'The Dez Bryant Rules' in place to help the Dallas Cowboys
COMMENTARY — Former Oklahoma State wide receiver's new behavior policy is in place to protect the team and help win games, not help Bryant make better decisions.
Dez Bryant has a new entourage.
Dez's new best friend are Dallas Cowboy-ordered, round-the-clock security guards who will provide constant baby-sitting.
Don't think Henry Higgins trying to turn Eliza Doolittle into a fair lady. Think the Secret Service trying to keep Jenna Bush out of The Washington Post.
It strikes some as absurd. Twenty-three-old, third-year pros making millions of dollars a year should not be jailed like the man in the iron mask. They should grow up. Time to sink or swim.
Except the Cowboys know what some don't. Telling Dez Bryant to sink or swim is in reality telling him to sink. The Cowboys have figured out that Dez has not acquired the tools necessary for quality decision-making.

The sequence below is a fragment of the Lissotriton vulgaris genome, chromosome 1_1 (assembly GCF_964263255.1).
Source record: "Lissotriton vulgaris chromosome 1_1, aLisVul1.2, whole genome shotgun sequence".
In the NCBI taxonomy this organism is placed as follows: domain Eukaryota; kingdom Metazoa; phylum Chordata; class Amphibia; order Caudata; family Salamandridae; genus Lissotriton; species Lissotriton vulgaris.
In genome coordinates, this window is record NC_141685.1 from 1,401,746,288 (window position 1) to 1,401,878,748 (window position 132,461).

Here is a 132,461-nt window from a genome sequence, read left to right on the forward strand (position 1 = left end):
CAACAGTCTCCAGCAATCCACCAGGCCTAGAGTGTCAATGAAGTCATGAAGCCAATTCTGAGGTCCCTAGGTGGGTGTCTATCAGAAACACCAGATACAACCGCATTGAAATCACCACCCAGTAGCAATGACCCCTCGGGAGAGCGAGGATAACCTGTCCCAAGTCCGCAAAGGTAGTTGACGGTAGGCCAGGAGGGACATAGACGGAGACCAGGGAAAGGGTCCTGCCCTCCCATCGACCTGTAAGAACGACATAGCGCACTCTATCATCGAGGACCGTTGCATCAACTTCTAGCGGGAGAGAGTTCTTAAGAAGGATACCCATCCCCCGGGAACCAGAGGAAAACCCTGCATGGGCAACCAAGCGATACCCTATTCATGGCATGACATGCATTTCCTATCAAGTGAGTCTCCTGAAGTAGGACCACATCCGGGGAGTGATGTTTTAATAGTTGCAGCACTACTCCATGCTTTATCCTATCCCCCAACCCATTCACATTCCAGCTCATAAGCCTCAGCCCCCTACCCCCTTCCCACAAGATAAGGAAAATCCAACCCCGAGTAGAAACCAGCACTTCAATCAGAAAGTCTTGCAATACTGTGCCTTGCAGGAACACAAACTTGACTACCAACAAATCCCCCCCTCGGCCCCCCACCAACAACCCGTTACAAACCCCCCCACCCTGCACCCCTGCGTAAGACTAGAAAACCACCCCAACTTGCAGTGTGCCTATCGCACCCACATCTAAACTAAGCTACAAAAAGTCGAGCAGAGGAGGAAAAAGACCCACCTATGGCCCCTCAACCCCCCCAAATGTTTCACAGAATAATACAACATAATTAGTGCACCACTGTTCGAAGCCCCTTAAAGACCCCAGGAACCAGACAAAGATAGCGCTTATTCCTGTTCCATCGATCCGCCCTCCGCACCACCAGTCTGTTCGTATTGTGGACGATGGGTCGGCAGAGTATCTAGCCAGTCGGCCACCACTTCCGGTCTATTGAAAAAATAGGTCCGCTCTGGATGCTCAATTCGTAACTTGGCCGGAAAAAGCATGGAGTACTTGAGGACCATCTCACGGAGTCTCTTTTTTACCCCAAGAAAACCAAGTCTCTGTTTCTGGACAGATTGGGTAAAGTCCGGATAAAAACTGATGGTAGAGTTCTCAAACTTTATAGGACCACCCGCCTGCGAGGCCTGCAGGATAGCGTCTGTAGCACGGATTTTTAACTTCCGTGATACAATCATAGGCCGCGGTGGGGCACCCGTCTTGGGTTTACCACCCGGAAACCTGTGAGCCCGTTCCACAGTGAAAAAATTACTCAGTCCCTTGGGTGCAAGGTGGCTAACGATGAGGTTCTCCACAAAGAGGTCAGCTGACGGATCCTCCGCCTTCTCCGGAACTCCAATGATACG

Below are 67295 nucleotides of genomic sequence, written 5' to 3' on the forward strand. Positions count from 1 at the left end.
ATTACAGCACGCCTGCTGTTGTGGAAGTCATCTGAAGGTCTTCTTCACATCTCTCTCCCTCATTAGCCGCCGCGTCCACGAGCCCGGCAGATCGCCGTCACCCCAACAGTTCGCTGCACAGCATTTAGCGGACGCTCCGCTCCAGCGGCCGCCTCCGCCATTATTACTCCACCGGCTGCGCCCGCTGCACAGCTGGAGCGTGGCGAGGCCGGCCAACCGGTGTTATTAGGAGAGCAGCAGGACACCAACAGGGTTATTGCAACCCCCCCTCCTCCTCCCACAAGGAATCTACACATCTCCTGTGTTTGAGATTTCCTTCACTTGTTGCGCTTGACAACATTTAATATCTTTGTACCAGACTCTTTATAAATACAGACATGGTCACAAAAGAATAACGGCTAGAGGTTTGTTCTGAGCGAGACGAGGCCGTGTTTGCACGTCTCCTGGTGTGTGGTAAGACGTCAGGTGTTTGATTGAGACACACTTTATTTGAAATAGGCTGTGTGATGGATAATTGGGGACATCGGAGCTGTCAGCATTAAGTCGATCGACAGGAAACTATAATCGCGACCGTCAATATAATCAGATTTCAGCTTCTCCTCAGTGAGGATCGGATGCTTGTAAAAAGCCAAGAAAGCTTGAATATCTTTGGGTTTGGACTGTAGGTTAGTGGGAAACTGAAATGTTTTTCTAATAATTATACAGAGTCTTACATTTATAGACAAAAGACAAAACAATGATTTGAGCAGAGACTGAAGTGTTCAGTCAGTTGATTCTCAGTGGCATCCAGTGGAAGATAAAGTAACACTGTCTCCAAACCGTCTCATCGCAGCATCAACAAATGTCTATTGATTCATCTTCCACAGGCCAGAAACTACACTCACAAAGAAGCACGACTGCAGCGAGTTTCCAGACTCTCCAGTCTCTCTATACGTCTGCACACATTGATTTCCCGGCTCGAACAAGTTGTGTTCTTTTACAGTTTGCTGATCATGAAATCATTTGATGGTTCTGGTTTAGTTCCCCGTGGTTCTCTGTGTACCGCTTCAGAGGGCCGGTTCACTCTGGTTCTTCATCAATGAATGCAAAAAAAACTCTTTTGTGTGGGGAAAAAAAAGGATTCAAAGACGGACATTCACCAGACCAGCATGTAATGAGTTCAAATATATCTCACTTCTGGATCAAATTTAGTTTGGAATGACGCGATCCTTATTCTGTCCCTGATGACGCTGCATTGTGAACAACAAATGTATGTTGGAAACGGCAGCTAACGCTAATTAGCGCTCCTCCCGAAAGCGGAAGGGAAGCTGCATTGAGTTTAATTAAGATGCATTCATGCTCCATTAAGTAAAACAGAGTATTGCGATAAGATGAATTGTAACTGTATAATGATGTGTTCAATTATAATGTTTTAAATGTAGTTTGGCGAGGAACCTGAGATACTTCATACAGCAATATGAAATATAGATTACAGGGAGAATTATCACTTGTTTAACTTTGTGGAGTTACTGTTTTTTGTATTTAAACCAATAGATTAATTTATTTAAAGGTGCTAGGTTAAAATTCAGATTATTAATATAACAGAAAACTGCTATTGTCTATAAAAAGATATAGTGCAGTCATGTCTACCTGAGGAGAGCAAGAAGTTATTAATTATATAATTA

Not as a man-child in Lufkin, Texas, who grew into a receiver extraordinaire.
Not in 2½ years at OSU, where Mike Gundy's organization kept Dez busy and mostly out of trouble, except when he drove down to Dallas and cavorted with Deion Sanders.
And not in two-plus years in the National Football League.
Which is why Jerry Jones has mandated for Dez a midnight curfew, no alcohol and no night clubs unless previously approved by the Cowboy brass. The rotating three-man security detail will drive Dez to all team functions, including ballgames.
Dez was arrested in July and charged with misdemeanor domestic violence, stemming from an altercation with his mother. It was only the latest misstep from Dez, who can't seem to stay out of trouble.
And so the Cowboys have surrendered on the maturation business. They don't have the belly for this steep a case of personal development.
Jones remembered that winning ballgames is his mission, and Dez's job is to get to JerryWorld on Sundays without the wrath of Roger Goodell hanging over his head.
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